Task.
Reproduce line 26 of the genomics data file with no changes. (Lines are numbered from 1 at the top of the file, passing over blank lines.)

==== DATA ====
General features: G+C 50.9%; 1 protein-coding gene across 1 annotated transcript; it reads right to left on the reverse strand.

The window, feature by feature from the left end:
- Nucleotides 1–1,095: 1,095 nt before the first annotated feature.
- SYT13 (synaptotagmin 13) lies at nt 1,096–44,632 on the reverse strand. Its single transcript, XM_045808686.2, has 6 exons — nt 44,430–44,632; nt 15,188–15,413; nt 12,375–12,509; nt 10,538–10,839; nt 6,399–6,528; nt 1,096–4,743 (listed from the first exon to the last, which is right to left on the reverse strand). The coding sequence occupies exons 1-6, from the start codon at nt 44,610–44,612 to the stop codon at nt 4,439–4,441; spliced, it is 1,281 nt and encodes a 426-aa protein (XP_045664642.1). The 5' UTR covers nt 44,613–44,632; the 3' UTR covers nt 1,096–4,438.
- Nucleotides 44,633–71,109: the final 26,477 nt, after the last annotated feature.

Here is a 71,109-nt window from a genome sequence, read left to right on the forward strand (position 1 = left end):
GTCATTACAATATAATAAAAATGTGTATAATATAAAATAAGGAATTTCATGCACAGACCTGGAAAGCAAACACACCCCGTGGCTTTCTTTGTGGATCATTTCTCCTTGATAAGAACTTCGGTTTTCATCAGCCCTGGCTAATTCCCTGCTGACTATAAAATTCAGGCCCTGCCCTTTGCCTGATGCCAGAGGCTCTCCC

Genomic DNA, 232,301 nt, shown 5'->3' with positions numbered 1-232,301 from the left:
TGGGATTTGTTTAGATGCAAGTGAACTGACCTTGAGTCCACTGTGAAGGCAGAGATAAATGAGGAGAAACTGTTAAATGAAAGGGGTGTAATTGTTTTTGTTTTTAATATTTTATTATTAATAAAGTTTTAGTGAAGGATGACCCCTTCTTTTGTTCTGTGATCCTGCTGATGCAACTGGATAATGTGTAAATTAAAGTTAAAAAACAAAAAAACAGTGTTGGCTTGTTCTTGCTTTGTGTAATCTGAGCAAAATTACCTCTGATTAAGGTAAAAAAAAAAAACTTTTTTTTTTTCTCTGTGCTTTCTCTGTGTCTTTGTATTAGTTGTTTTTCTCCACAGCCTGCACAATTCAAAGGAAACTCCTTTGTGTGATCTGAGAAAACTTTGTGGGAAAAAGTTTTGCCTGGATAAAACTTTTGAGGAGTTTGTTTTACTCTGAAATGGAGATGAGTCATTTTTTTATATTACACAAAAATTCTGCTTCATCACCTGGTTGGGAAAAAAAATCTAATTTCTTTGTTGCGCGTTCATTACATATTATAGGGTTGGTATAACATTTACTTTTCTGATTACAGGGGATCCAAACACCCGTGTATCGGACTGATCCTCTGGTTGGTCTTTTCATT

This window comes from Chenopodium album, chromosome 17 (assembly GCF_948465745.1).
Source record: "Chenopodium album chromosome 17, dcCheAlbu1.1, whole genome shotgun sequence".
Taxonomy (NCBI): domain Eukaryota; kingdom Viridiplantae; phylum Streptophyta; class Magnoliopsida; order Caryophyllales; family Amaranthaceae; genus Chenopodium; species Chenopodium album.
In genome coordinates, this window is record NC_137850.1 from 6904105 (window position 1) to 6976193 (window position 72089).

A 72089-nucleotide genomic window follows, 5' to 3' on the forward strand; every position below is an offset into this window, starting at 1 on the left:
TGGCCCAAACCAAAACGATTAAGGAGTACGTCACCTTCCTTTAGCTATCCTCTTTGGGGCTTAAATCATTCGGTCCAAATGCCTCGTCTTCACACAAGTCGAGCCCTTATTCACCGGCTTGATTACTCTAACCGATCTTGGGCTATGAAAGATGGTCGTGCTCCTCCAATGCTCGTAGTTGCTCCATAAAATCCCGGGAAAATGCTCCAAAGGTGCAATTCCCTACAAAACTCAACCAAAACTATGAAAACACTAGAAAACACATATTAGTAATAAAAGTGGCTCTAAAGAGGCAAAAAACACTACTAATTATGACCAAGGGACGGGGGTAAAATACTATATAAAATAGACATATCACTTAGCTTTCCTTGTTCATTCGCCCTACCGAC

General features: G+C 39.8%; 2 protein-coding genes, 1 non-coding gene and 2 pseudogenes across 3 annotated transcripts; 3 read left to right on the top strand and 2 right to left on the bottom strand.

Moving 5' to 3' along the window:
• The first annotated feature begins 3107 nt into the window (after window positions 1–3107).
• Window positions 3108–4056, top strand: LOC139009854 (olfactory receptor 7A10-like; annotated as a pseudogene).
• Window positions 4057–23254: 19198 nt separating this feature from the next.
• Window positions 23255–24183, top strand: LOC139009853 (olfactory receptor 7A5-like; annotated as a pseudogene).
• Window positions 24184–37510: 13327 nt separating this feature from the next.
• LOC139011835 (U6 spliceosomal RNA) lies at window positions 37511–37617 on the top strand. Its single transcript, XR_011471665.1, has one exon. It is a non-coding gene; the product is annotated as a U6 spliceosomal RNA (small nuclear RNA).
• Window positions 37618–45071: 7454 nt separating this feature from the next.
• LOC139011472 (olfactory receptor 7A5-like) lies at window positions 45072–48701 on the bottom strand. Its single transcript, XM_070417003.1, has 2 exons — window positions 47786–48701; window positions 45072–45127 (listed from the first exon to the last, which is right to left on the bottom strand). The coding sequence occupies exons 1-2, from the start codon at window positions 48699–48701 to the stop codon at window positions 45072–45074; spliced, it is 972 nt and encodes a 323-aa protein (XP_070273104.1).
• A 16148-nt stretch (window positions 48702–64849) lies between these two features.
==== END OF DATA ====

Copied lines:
• A 16148-nt stretch (window positions 48702–64849) lies between these two features.